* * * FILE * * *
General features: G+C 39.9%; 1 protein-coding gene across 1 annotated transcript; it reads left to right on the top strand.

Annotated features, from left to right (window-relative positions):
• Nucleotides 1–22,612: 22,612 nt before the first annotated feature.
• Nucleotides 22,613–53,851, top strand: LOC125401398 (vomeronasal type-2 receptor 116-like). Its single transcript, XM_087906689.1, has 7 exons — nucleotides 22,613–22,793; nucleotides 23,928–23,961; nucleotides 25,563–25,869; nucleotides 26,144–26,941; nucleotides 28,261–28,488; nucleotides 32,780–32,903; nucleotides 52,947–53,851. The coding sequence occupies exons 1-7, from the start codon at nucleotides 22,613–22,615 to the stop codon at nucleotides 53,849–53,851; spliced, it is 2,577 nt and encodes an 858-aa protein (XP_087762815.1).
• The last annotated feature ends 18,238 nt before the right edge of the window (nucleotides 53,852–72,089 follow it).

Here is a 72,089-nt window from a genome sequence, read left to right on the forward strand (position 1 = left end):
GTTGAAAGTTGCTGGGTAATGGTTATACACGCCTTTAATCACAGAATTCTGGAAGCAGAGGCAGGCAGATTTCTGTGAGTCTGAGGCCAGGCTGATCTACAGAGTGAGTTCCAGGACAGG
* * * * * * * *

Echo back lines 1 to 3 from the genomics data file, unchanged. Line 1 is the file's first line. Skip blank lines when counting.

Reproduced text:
General features: G+C 39.9%; 1 protein-coding gene across 1 annotated transcript; it reads left to right on the top strand.

Annotated features, from left to right (window-relative positions):
• Nucleotides 1–22,612: 22,612 nt before the first annotated feature.